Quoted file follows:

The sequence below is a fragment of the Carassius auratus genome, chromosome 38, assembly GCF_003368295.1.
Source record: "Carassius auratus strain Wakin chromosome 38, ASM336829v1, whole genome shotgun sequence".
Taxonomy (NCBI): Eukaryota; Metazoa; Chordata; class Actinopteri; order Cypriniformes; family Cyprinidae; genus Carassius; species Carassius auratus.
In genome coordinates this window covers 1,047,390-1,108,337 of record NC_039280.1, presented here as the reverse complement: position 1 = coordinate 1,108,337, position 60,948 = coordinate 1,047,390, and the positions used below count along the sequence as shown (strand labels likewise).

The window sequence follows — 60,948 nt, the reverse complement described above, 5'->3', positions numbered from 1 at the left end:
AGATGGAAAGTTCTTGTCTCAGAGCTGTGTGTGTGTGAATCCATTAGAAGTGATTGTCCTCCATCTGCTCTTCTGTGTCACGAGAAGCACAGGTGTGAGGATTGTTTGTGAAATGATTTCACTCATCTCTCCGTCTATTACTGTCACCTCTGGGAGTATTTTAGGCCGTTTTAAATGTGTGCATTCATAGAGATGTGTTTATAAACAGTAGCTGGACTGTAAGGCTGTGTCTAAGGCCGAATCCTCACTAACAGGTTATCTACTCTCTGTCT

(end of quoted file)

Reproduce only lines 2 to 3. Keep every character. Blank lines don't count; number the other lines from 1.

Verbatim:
Source record: "Carassius auratus strain Wakin chromosome 38, ASM336829v1, whole genome shotgun sequence".
Taxonomy (NCBI): Eukaryota; Metazoa; Chordata; class Actinopteri; order Cypriniformes; family Cyprinidae; genus Carassius; species Carassius auratus.